Germany will fail to pass 2024 budget this year – The Post

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The leader of the Social Democratic Party in the German Parliament, Katja Mast, announced on Thursday in an internal message to the members of her party that the German government will not have time to approve the financial law for 2024 this year: it is not unsolvable. the problem and the news are not completely unexpected, but for a country like Germany, which is Europe’s largest economy and has a reputation for respecting economic restrictions, it is still quite an unprecedented situation. But it certainly damages his government’s image and is emblematic of the difficulties in cooperation that the three parties that support the coalition led by Social Democrat Olaf Scholz have.

A bit like Italy, in Germany the financial law is what the federal government decides how much money to spend in the following year and how to spend it. The German constitution states that the government can continue to deal with current problems without approving a budget, but this means freezing any new spending: the government can only pay for basic services such as pensions and other social benefits.

It is very likely that this situation will not last long: Mastová herself stated in a message to her party colleagues that the German government should agree on the budget for 2024 by the end of the year, only that there will not be enough time for it to be approved by the parliament, and therefore the approval postponed until the beginning of the new year.

The non-approval of the finance law is due to a hole of 17 billion euros in the coverage of measures that the government wanted to introduce next year. In other words, the governing parties had to decide what to cut in order to spend 17 billion less, but so far they have not succeeded.

The coalition supporting the German government consists of three main parties: the Social Democratic Party (SPD) of Chancellor Scholz, the Liberal Party of Finance Minister Christian Lindner and the Green Economy Minister Robert Habeck. The three parties often have different and conflicting priorities, which was well demonstrated on this occasion: for example, the Greens and Social Democrats would not want to give up subsidies to support the transition to renewable energy and to build microchip and battery factories in Germany; the liberals, on the other hand, are not convinced of these investments and would give them up without much trouble.

The crisis began in November when Germany’s constitutional court, responding to a lawsuit by the center-right opposition, declared the 2023 and 2024 budget illegal because it violated a German law that prevents the state from borrowing beyond a certain limit. In essence, the court stated that the government approved large investment plans (mainly related to energy transformation and technological development) illegitimately using emergency funds that were not spent during the period of the coronavirus pandemic and the war in Ukraine.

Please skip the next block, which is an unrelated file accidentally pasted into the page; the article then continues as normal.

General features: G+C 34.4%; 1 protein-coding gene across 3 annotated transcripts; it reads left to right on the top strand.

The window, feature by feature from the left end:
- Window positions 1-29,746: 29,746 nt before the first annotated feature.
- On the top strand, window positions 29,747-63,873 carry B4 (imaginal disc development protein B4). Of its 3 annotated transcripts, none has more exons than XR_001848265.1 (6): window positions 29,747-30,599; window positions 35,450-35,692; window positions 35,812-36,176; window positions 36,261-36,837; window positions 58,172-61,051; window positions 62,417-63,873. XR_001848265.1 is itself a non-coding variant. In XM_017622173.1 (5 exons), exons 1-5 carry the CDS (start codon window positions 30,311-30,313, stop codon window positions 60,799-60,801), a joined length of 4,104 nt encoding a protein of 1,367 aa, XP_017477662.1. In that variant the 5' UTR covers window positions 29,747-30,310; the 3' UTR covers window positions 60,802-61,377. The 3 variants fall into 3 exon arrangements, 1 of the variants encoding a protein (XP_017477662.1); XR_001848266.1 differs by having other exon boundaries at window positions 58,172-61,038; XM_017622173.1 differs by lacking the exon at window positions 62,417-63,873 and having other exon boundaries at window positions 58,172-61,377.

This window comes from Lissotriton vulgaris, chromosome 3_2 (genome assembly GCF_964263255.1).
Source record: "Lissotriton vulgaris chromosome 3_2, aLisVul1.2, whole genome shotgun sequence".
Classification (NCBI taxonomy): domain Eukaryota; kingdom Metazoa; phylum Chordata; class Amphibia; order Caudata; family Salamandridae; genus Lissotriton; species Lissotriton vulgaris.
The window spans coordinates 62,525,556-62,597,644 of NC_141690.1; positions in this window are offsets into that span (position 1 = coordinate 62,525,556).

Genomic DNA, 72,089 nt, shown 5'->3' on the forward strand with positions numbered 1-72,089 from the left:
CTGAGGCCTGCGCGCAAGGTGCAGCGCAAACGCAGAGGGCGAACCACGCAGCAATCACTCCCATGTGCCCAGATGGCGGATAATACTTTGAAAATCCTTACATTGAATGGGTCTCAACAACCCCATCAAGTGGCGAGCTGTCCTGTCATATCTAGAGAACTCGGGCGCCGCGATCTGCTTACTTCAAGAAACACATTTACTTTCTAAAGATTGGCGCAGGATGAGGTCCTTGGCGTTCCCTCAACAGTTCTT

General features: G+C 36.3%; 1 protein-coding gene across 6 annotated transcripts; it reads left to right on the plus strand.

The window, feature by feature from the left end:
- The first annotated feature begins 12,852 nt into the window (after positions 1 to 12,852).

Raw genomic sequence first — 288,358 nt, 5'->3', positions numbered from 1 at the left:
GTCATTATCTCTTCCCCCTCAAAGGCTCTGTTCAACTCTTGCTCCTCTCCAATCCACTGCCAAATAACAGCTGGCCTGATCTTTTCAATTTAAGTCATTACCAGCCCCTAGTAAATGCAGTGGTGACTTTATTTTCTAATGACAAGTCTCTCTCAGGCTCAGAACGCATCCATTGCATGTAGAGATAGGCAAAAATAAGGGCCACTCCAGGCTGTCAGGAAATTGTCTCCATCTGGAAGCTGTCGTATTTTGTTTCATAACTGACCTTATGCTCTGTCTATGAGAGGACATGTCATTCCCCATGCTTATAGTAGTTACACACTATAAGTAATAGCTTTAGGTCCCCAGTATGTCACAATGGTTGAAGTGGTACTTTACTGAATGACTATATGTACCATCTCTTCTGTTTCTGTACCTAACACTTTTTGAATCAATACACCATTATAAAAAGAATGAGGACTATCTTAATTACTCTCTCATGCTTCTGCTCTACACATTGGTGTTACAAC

The decision of the Constitutional Court therefore opened a budget hole of 45 billion euros for 2023 and 17 billion for 2024, which caused huge problems in the government, which set out to find a solution. The $45 billion hole was covered almost immediately, stipulating that 2023 should also be considered an emergency year and therefore legitimate to use emergency funds. For the 2024 hole, the €17 billion hole, Liberal Lindner instead refused to do the same, arguing that there was insufficient justification to designate 2024 as an emergency year: so the government suddenly found it had €17 billion to do so. be cut off from the financial company.

In absolute terms, they would not be many, considering that the German annual budget is around 450 billion euros. However, the 17 billion related to some investment projects that the government considers strategic, such as those for energy transformation, and giving them up is therefore quite problematic.

After criticism in the final days of negotiations, members of the majority tried to minimize conflicts within the coalition and the effects of postponing the finance law until next year. For example, Lindner said that “this is not a crisis”, adding that he understood that “coalition allies have very ambitious agendas”. The Finance Minister also said that a major agreement between the parties would be reached within a few days.

If an agreement were to be absent for much longer, the stability of the government in 2024 would be in real jeopardy. Not to reach it completely would be to cause its downfall: an option that is not in the interest of any of the three allies.

– Read also: The German government screwed up its public debt

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